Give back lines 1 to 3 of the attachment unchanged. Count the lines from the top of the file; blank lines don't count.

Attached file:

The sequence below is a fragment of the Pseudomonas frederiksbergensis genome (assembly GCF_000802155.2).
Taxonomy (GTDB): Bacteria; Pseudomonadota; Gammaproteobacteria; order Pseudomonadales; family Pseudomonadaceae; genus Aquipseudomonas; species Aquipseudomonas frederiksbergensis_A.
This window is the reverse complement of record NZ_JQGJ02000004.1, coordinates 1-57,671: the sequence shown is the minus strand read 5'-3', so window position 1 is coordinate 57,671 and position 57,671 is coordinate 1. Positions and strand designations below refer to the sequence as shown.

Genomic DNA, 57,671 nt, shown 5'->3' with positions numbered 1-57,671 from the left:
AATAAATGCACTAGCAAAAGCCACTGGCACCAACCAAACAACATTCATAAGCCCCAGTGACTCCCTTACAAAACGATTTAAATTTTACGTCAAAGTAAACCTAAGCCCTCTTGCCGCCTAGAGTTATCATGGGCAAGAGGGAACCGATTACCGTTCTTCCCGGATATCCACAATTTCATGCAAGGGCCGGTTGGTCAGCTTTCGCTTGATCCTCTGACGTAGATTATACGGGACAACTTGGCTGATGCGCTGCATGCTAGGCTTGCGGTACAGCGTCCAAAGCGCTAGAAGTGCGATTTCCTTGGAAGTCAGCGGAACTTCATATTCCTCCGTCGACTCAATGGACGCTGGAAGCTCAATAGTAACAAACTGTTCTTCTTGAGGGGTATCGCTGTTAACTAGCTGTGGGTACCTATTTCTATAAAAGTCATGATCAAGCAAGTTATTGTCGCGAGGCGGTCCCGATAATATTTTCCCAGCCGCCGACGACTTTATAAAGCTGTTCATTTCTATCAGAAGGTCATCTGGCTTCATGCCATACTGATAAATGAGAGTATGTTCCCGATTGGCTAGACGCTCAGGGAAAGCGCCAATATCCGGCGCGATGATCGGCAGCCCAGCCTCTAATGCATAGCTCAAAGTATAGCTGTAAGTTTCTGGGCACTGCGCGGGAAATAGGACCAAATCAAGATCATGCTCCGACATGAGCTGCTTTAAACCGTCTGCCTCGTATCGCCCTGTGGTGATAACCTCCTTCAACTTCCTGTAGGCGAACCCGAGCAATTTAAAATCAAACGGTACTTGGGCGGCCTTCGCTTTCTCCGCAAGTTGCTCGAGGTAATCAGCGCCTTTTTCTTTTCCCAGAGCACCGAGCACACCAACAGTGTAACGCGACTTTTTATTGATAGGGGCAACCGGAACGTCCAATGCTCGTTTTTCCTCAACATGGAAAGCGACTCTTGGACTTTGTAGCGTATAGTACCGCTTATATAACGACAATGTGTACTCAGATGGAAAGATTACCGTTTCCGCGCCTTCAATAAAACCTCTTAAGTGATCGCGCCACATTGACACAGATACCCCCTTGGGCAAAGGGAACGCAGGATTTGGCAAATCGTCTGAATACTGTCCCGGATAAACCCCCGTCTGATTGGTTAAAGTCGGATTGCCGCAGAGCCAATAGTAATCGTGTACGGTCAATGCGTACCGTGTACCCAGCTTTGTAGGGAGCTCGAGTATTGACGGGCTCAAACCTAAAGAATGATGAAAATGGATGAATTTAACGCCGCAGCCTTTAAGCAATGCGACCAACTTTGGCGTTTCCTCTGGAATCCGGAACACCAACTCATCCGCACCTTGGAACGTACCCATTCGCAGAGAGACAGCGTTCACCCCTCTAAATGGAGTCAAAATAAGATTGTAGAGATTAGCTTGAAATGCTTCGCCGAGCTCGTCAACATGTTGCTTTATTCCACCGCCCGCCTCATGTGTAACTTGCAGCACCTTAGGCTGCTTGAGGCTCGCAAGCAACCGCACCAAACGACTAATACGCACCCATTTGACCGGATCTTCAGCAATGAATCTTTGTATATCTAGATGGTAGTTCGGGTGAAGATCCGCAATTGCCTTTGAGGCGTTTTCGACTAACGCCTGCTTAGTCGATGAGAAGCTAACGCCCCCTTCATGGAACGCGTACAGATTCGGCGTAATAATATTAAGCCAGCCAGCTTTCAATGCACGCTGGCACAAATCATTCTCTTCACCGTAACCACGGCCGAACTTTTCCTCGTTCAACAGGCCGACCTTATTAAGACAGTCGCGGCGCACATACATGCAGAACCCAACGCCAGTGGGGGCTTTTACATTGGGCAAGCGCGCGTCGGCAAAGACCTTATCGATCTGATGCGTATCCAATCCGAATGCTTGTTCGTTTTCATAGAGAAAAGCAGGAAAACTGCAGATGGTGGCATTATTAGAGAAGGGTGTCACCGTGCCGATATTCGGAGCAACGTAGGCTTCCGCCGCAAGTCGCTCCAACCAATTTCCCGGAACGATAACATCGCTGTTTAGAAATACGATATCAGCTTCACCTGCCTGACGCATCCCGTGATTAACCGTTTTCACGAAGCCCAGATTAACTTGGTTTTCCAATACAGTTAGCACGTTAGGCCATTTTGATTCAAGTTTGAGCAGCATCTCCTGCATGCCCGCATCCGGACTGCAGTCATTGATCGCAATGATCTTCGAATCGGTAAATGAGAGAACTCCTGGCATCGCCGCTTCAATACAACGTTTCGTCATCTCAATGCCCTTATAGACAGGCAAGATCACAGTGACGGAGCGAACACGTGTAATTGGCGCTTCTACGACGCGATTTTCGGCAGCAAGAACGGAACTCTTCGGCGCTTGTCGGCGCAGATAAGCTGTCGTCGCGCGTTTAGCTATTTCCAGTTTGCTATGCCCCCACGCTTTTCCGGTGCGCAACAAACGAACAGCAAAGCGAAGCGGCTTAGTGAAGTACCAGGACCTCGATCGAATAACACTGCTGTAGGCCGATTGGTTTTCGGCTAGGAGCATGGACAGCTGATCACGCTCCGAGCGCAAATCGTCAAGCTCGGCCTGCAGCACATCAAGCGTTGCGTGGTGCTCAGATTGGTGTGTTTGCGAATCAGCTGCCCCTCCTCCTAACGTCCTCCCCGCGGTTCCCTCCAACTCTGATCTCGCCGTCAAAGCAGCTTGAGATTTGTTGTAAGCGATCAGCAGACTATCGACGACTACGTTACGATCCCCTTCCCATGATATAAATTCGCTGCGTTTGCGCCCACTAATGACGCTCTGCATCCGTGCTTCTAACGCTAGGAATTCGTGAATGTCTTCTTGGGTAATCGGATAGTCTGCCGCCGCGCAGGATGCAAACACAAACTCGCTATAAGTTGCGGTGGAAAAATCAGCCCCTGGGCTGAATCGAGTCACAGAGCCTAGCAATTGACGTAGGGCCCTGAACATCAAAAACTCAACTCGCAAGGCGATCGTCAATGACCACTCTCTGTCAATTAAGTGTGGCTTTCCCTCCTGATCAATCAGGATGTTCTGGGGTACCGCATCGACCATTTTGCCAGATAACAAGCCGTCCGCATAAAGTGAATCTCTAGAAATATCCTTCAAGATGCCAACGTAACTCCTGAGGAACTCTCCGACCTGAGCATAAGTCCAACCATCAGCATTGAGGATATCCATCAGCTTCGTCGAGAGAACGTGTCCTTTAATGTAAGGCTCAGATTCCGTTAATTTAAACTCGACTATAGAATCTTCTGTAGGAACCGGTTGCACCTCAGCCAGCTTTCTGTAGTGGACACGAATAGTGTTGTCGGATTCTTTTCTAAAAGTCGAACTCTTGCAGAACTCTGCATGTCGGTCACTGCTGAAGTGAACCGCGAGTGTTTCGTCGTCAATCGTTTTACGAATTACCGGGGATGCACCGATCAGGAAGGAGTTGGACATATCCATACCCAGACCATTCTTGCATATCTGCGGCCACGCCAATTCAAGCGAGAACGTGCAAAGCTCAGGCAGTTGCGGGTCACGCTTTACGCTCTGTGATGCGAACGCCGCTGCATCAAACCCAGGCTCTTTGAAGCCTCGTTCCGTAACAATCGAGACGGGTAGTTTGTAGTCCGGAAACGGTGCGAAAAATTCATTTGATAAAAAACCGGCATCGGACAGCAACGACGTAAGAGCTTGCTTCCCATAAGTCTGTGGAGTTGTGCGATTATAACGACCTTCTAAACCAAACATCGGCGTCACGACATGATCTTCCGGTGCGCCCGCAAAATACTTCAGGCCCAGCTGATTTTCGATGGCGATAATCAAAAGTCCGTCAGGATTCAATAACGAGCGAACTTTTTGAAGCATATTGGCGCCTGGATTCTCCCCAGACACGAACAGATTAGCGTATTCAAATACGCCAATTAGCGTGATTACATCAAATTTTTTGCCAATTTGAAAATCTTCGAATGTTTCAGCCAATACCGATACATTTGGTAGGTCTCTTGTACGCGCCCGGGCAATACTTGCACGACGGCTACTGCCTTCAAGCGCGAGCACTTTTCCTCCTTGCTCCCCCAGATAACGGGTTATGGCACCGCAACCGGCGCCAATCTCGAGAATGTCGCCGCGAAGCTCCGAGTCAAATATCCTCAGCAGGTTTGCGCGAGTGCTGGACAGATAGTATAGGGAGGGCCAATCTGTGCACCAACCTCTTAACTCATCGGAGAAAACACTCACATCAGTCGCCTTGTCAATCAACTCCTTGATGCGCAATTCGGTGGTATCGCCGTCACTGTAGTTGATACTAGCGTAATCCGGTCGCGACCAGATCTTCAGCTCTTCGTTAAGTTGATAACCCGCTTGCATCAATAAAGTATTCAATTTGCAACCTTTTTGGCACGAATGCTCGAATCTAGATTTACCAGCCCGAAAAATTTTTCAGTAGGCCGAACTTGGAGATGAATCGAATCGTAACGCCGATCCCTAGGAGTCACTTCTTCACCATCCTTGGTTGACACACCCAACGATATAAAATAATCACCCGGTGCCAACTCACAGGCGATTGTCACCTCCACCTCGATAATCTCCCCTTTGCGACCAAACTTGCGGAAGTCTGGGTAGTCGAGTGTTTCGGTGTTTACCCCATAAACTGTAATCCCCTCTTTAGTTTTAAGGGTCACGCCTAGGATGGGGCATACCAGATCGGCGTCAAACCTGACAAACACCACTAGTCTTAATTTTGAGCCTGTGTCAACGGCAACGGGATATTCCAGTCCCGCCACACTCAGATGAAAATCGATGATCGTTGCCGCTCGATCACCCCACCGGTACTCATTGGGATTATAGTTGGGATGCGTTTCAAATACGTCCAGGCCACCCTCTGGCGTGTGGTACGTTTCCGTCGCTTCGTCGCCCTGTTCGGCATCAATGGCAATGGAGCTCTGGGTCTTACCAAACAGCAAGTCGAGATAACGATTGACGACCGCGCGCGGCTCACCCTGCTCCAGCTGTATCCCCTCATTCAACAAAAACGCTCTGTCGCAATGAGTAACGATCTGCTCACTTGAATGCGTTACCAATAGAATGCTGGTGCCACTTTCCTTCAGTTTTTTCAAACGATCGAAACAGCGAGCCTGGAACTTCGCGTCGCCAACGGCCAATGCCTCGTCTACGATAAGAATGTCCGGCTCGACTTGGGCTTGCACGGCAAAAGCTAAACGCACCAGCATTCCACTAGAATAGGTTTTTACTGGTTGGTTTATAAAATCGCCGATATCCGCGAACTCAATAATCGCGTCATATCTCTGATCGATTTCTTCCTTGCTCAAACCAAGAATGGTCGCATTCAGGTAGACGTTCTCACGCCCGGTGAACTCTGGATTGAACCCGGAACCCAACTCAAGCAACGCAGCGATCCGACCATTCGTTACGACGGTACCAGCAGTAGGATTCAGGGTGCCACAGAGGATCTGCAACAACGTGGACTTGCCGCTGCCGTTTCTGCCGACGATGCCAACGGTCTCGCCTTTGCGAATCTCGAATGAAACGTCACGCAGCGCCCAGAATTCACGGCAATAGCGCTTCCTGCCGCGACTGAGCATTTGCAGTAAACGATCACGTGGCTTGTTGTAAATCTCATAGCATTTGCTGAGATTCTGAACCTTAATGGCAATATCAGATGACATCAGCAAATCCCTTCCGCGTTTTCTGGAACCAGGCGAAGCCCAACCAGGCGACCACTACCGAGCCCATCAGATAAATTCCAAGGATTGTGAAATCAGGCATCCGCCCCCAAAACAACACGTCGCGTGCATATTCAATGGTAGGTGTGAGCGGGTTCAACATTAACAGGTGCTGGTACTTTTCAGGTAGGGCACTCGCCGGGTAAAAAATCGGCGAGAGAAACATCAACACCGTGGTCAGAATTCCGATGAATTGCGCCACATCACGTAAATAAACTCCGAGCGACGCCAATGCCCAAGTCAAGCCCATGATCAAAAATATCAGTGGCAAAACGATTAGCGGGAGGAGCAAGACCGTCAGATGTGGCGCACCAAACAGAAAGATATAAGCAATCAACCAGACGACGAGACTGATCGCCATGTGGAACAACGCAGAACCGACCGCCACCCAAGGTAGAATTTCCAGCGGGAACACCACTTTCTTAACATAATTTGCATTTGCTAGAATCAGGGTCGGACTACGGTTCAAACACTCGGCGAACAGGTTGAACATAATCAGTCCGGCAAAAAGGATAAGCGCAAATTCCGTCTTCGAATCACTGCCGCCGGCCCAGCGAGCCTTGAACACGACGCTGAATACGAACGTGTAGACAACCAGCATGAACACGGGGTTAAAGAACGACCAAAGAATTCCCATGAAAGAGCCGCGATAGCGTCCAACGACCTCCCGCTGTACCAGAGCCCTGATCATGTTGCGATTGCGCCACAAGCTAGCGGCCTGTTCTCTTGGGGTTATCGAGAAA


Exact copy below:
The sequence below is a fragment of the Pseudomonas frederiksbergensis genome (assembly GCF_000802155.2).
Taxonomy (GTDB): Bacteria; Pseudomonadota; Gammaproteobacteria; order Pseudomonadales; family Pseudomonadaceae; genus Aquipseudomonas; species Aquipseudomonas frederiksbergensis_A.
This window is the reverse complement of record NZ_JQGJ02000004.1, coordinates 1-57,671: the sequence shown is the minus strand read 5'-3', so window position 1 is coordinate 57,671 and position 57,671 is coordinate 1. Positions and strand designations below refer to the sequence as shown.